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What’s up with wiring?

John Day

John Day

Posted Oct 27, 2010
1 Comment

Cars today have more electronic content than ever, which means more circuits, more wiring, and more weight. At the same time, automotive semiconductor and networking technologies pack more performance into smaller space. How does that net out?

I posed the question to Paul Geyer, who has design responsibility for connectors, schematics and wiring tools in Chrysler’s Power and Signal Distribution group and is also one of Chrysler’s managers at the United States Council for Automotive Research (USCAR).

“The general trend in wiring is always to increase the number of circuits in the vehicle. Communication between modules has slowed the growth of circuits but the proliferation of new options on vehicles and higher emissions standards have balanced that out to the point that we still increase the number of circuits on every generation of vehicles by 3 to 5 percent, depending on vehicle class, with higher end cars adding more circuits,” Geyer says.

Networks mitigate that growth, but not by all that much. Geyer estimates that without networks, circuits would increase by 4 to 6 percent. “When a new feature comes in, the first generation requires a separate box. When the next generation comes into play, those functions typically get integrated into one box with a lot of communication between those features internal to that box. Over time, I see the number of circuits leveling out and electronic integration helping to keep those circuits at a manageable level,” Geyer says.

Geyer has seen enormous improvements in automotive wiring technology in the course of his career. “We’ve gone from very crude, large, bulky connector systems that we used to have in the early 1980s to very high tech connector systems that have very small pin-to-pin spacing, redundant features in the contacts, precious metal plating where required, backup systems for sealing, secondary locks to prevent push-out, and mate assists to keep the ergonomic effort low enough for the operators to handle,” he says. “It’s like comparing an old time car to a new car in terms of features – the same kind of change.”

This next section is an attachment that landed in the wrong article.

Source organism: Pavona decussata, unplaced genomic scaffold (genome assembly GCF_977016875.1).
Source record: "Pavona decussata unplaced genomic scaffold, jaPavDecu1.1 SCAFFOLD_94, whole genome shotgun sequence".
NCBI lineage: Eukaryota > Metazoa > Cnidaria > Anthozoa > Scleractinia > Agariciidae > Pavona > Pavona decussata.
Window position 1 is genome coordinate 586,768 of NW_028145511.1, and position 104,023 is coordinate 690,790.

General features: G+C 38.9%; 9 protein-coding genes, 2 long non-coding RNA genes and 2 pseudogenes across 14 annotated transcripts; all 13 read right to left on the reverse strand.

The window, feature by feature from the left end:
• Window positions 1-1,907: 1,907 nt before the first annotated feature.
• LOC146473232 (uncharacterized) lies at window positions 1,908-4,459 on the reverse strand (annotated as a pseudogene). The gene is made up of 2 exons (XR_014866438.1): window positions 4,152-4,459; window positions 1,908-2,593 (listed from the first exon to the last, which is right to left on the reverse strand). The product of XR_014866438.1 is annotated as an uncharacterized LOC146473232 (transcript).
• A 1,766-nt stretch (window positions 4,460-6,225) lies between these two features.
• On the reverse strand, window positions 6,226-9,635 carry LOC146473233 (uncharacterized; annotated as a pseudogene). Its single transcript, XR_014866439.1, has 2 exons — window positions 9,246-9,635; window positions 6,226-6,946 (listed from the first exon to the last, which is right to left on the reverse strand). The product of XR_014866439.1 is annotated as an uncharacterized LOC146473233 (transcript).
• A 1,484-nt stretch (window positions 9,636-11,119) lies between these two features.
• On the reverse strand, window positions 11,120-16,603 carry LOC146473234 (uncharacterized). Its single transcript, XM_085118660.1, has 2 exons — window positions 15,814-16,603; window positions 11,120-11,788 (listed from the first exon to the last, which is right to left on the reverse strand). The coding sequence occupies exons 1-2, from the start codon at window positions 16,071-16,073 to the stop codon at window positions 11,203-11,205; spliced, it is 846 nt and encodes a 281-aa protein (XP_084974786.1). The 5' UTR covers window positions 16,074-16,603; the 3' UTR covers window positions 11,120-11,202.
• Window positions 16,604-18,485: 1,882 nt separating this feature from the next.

And collaborative efforts at USCAR have helped.

“One of the best results out of the USCAR collaboration was a common test bed, SAE/USCAR-2. That allowed Ford, GM and Chrysler to come together with one set of common test parameters. Prior to that, the OEMs all had their own performance standards for electrical wiring and connections. Almost everything back then was a high current electromechanical device. Connector suppliers had their own specs. There was really no single, unified spec that every connector supplier could test to satisfy the requirements for the Big Three. This had a significant impact on cost, time to market, and reliability.”

Another spec, SAE/USCAR 21, provides a performance standard for crimping of terminals on the wire. “In the past, crimps were mechanically tested. Now, with USCAR 21, there is a very rigid set of environmental, conductivity and vibration profiles that crimps are subjected to, and that has gone a long way to help reliability of these electronic systems. The result is a cleaner and more electrically secure connection.”

Geyer says improvements in wiring and connector technology have had a significant impact on vehicle reliability. “With commonization and USCAR testing I don’t have to do a lot of testing on individual components. I know the part is going to perform and I will have a reliable system.”

GM, SAE/USCAR 21, Ford, USCAR, Chrysler, SAE/USCAR-2, United States Council for Automotive Research

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John DayJohn Day recently launched John Day’s Automotive Electronics News ( to provide news and feature coverage of the automotive electronics industry. Earlier he wrote for Auto Electronics magazine, Auto E-lectronics, EE Times, and other business and engineering publications. Visit John Day

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Comments 1

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Please send me same sample for uscar21 testing reports. Thank you.

7:25 AM Dec 10, 2010

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